The No-Stock Portfolio

Try these investments to earn a decent return with less risk.

I'm starting to lose count of how many financial planners and investment advisers have been telling me lately what a great time this is to buy stocks. You've probably heard their basic argument: Share prices are cheap relative to earnings, cash dividends, historical growth rates and various arcane yardsticks. If you invest at these levels, or at least stick by your bullet-riddled stocks and mutual funds, say the pros, your fortitude will pay off by 2010, maybe even sooner.

Many of these same experts are quick to howl that Treasury bonds, the most-successful investments of 2008, are massively overpriced. With one-month Treasury bills yielding virtually nothing and ten-year Treasury notes paying a scant 2.5%, the government has switched from offering low-risk investments to providing cold storage. I cannot recommend that anyone buy Treasury securities at these rates.

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The orthodox response to this year's awful market is to stick with stocks (see Six Reasons to Buy Stocks Now), best accomplished by investing monthly or quarterly. Automatic buying frees you from panic-selling and rushed bandwagon-buying. Don't worry about picking among growth stocks and value stocks, big companies and small companies, foreign and domestic, industrial stocks and consumer stocks. Just about everything is cheap.

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If you believe in "reversion to the mean" (the idea that extremes balance out), such blue chips as AT&T (symbol T), Caterpillar (CAT) and General Electric (GE) look like no-brainers. Their prices are 30% to 60% below their five-year highs and 30% to 40% lower than they were one year ago.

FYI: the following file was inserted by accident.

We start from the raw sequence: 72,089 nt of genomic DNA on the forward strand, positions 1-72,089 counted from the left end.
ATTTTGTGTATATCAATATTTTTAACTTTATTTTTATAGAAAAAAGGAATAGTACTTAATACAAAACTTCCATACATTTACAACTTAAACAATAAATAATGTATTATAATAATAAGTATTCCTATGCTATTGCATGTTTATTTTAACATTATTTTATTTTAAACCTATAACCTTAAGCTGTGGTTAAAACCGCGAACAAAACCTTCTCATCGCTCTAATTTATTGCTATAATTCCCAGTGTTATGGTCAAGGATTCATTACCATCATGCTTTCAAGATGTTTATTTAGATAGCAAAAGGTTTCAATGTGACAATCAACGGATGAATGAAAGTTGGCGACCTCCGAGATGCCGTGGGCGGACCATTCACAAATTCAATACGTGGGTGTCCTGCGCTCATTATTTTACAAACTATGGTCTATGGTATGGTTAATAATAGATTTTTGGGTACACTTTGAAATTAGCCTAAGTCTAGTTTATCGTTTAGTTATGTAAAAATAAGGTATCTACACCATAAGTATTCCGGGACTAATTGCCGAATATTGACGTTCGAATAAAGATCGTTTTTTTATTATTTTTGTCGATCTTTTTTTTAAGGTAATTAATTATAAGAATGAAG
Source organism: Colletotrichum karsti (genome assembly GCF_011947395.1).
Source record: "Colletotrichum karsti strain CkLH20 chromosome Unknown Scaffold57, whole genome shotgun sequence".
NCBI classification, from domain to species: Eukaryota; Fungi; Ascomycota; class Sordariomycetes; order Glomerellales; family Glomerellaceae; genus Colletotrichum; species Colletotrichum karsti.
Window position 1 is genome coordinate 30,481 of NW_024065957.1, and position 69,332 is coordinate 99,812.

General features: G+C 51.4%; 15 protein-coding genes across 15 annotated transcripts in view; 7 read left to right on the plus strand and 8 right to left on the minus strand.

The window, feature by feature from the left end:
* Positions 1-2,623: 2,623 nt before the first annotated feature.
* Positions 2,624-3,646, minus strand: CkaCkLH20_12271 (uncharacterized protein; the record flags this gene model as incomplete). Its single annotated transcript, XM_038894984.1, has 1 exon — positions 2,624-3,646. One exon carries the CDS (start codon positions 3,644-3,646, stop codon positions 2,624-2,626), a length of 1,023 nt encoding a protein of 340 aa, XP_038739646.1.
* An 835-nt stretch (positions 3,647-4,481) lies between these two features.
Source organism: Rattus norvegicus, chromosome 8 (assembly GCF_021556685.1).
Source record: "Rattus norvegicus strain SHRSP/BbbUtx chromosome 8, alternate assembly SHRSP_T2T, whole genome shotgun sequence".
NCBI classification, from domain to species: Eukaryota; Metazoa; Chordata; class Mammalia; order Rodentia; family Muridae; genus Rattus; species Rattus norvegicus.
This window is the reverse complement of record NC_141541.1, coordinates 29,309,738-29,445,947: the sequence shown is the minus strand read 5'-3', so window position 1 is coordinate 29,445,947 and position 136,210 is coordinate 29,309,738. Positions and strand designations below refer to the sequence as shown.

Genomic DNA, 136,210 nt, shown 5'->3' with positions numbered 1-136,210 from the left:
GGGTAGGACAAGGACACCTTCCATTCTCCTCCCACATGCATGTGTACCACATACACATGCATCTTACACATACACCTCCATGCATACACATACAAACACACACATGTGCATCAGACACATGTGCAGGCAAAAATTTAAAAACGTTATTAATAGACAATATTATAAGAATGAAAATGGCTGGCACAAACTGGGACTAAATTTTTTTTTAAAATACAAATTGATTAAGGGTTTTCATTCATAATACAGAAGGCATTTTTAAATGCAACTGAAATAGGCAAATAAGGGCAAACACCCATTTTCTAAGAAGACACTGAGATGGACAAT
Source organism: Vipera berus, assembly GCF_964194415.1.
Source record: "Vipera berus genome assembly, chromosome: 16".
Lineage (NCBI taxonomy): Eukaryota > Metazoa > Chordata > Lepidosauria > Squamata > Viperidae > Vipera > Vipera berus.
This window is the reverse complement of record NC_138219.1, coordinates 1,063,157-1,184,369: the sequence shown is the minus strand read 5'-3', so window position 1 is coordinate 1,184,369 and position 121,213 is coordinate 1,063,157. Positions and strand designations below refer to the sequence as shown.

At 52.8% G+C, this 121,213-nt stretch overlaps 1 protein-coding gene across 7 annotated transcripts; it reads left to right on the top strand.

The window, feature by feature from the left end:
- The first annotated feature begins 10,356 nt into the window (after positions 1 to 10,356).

An exchange-traded fund, WisdomTree Total Dividend (DTD), gives you a cross-section of battered blue chips and pays a current dividend yield of 4.6%, nearly two percentage points more than what a ten-year Treasury IOU pays. Over the past few weeks, I bought DTD on four different occasions, 100 shares at a time whenever the Dow industrials fell by triple-digit amounts.

Yet I respect that many of you would like to earn a decent return without tying your fortunes to stocks. This may sound like trying to eat meat without harming any livestock, and if you've tried tofu turkey or soy-protein bacon, you've probably concluded that you should either eat the real thing or forswear the idea of meat in disguise.

But the more I think about it, the more comfortable I've gotten with the notion that it is possible to earn respectable money without holding common stocks. Low or nonexistent inflation, tax advantages, high yields, a strong dollar and the collapse of real estate and commodity prices are on your side. T-bills and CDs aren't your only options.

So, here's my Tofurky Portfolio. It looks like the real thing but it's not as risky, and I hope you'll find it just as tasty.

Blue-chip IOUs (15% of your assets). Do it with high-quality corporate bonds, which are sporting unusually generous yields. One of my favorite pickups recently was a Wal-Mart bond maturing in 2038 with a 6.2% coupon. I bought the bond, rated AA by Standard & Poor's, for 98 cents on the dollar. Today, it's trading at 105 cents on the dollar. The bond cannot be called, which means that Wal-Mart cannot redeem it before maturity should interest rates go lower.

Maybe Wal-Mart's stock will return more than 6.2% a year for the next 30 years, but it hasn't done squat for the last ten. If Wal-Mart's business remains sound but doesn't grow as fast as the company did in its heyday, the bond offers comparable returns but with less risk. Look at the bonds of other famous companies, and you'll see that the Wal-Mart issue is only one of many possibilities.

Real estate investment trust preferreds (15%). REIT preferreds, like REIT common stocks, have been clobbered this year. A mutual fund that specializes in REIT preferreds, Grubb & Ellis AGA Realty Income Fund (GBEIX), debuted at $10 in July and is now at $5.65.